U.S. complains about deficit and FTA with Korea

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U.S. complains about deficit and FTA with Korea


Donald Trump

The U.S. Trade Representative has questioned the free trade agreement between the U.S. and South Korea, citing a dramatic increase in the trade deficit.

But the Korean government said that doesn’t necessarily mean the Donald J. Trump administration is going to renegotiate the deal - especially since the U.S. trade agency has raised the same issue in the past.

“The largest trade deal implemented during the Obama Administration - our free trade agreement with South Korea - has coincided with a dramatic increase in our trade deficit with that country,” said the office of the U.S. Trade Representative in an annual report released Wednesday. “Plainly, the time has come for a major review of how we approach trade agreements.”

The value of U.S goods exported to Korea fell by $1.2 billion from $43.5 billion in 2011 to $42.3 billion in 2016, the report said. The two countries’ FTA went into effect in March 2012.

In the same period, Korean goods exported to the United States rose about $13 billion from $56.7 billion in 2011 to $69.9 billion in 2016. The U.S. trade deficit with Korea rose $13.2 billion to $27.6 billion over that time.

“Our trade deficit in goods with South Korea more than doubled,” read the report. “Needless to say, this is not the outcome the American people expected from that agreement. For decades now, the United States has signed one major trade deal after another - and, as shown above, the results have often not lived up to expectations.

“The Trump Administration believes in free and fair trade, and we are looking forward to developing deeper trading relationships with international partners who share that belief.”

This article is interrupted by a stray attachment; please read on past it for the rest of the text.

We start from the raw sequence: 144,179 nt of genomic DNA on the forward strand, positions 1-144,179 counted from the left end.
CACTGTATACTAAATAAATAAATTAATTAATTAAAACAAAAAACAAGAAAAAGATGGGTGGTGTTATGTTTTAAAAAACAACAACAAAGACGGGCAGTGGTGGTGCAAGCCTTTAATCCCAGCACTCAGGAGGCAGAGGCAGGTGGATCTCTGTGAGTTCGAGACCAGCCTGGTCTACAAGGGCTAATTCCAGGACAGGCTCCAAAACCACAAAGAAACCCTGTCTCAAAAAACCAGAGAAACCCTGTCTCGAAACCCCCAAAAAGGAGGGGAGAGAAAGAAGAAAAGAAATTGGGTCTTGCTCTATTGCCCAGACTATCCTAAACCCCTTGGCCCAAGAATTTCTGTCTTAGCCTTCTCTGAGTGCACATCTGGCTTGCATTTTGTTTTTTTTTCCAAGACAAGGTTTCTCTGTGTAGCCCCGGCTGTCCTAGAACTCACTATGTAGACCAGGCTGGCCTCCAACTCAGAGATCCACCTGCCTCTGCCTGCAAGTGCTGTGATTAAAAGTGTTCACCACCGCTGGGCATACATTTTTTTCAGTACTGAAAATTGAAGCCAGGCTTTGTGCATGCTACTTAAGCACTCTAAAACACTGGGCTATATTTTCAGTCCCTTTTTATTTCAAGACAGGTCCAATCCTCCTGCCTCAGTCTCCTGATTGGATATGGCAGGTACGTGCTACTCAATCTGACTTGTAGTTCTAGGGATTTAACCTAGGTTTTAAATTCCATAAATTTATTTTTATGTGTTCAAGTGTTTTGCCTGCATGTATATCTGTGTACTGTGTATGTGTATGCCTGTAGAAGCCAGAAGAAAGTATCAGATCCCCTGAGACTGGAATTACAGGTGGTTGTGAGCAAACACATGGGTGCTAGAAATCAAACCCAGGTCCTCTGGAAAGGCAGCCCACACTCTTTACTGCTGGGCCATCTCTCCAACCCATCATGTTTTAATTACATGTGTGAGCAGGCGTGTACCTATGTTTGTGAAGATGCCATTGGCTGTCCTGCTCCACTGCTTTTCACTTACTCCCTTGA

The Korean government cautiously tried to ease worries.

“The United States has been saying the time has come for a major review in the past as well,” said Park Chan-ki, a director at the Ministry of Trade, Industry and Energy. “The report was 336 pages long and it only talked about the deficit with Korea in six lines.

Trade issues with China were more prominent, the ministry said.

“The USTR also said Korea and the United States are discussing some of the issues raised,” he said.

The report, in fact, said the United States succeeded in making significant progress in addressing issues in many areas through U.S. engagement with Korea. The Trump Administration has been emphasizing “Made in the U.S.A” policies to create more jobs while lowering the trade deficit.

Last June, candidate Trump strongly criticized the FTA with Korea. “As reported by the Economic Policy Institute in May, this deal doubled our trade deficit with South Korea and destroyed nearly 100,000 American jobs,” he said.

On Tuesday, Korean Trade Minister Joo Hyung-hwan visited the United States and met with Bill Haslam, Governor of Tennessee, where LG Electronics will build a washing machine factory.

“Big investments like the one that LG is doing became possible through the two countries’ FTA and stable economic relationship,” Joo told Haslam, according to the Korea’s Trade Ministry. “Korean companies have continuously invested in Tennessee and trade between the state and Korea doubled after the FTA went into effect. Both of us benefited from the agreement.”

Joo added that a total of 10 Korean companies, including LG Electronics, are operating in the state.

LG’s plans to build a factory in the United States are taking shape as it seeks to sustain growth in the key American market while avoiding punitive protectionist measures from Trump’s administration. LG said it will spend $250 million on the project and it expects to create about 2,000 jobs, including 600 full time jobs.

The Korean government in January announced that it will diversify sources of its imports of crude oil to include shale gas from the U.S. to reduce its trade surplus.

Meanwhile, a U.S. International Trade Commission study released last year showed that the Korea-U.S. FTA had a positive effect on the American economy. The ITC said the U.S. trade deficit with Korea was $28.3 billion in 2015 but would have been $44 billion without the FTA.

BY KIM YOUNG-NAM [kim.youngnam@joongang.co.kr]
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